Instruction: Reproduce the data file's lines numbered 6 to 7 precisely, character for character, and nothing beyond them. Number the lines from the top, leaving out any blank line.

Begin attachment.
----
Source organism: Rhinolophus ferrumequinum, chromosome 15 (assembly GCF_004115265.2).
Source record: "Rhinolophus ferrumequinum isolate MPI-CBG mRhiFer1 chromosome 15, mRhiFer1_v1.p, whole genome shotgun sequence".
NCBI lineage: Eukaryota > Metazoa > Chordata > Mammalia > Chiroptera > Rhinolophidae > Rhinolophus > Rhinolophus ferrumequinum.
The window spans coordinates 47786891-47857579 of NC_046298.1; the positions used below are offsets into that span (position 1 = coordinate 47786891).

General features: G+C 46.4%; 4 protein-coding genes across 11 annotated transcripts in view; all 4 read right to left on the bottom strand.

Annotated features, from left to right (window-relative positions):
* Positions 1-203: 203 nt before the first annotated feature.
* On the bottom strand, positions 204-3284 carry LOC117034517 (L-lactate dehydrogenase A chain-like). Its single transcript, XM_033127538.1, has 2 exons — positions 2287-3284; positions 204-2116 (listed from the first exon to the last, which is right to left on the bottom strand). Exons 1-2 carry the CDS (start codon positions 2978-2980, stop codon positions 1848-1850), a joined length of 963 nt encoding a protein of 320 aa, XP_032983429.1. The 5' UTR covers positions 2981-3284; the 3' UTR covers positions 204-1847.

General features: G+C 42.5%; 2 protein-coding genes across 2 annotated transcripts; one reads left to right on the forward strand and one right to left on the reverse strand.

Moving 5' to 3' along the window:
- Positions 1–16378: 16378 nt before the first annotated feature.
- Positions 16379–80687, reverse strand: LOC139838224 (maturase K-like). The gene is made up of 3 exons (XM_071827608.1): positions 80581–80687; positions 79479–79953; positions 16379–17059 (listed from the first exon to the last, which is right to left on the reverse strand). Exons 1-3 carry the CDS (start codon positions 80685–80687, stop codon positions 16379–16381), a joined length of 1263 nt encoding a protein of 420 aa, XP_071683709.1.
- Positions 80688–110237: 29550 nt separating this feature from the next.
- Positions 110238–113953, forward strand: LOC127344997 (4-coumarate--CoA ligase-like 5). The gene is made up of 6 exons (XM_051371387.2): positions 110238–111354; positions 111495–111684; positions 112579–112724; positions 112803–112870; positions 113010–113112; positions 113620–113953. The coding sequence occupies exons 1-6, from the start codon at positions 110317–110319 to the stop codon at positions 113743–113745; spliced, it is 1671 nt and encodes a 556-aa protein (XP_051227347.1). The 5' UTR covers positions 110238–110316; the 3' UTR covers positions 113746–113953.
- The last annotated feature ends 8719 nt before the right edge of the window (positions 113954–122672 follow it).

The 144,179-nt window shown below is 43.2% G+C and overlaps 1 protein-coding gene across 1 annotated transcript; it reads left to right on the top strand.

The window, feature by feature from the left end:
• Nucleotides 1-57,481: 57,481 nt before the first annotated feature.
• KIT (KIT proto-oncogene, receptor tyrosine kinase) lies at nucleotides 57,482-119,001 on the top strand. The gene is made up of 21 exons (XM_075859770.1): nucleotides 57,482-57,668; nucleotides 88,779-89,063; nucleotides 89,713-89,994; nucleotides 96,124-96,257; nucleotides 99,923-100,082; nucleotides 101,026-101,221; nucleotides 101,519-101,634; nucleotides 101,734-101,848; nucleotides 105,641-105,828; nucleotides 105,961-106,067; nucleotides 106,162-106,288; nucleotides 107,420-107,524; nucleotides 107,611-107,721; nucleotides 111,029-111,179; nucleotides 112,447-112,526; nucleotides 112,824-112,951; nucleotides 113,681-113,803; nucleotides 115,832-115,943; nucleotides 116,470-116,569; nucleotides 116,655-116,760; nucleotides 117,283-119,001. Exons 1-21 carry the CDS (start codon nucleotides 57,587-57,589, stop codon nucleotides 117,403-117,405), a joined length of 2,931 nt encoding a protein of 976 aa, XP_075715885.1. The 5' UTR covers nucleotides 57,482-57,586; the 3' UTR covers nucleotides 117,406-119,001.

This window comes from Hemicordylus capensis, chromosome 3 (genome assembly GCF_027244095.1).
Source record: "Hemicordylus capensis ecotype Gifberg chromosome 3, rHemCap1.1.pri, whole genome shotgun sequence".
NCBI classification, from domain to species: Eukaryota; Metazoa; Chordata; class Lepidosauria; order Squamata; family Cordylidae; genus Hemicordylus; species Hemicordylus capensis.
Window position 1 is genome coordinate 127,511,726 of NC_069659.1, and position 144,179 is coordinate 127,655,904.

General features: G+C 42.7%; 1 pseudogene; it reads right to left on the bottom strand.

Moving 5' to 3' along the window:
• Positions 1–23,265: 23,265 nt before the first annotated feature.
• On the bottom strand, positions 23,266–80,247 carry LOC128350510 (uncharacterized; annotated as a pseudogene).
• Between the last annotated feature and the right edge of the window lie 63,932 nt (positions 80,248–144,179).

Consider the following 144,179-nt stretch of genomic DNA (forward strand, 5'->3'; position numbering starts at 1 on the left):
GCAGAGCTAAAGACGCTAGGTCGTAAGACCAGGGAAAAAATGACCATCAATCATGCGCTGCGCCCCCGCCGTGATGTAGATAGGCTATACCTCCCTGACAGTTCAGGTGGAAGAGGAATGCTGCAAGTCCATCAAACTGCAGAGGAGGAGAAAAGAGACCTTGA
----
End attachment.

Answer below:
Annotated features, from left to right (window-relative positions):
* Positions 1-203: 203 nt before the first annotated feature.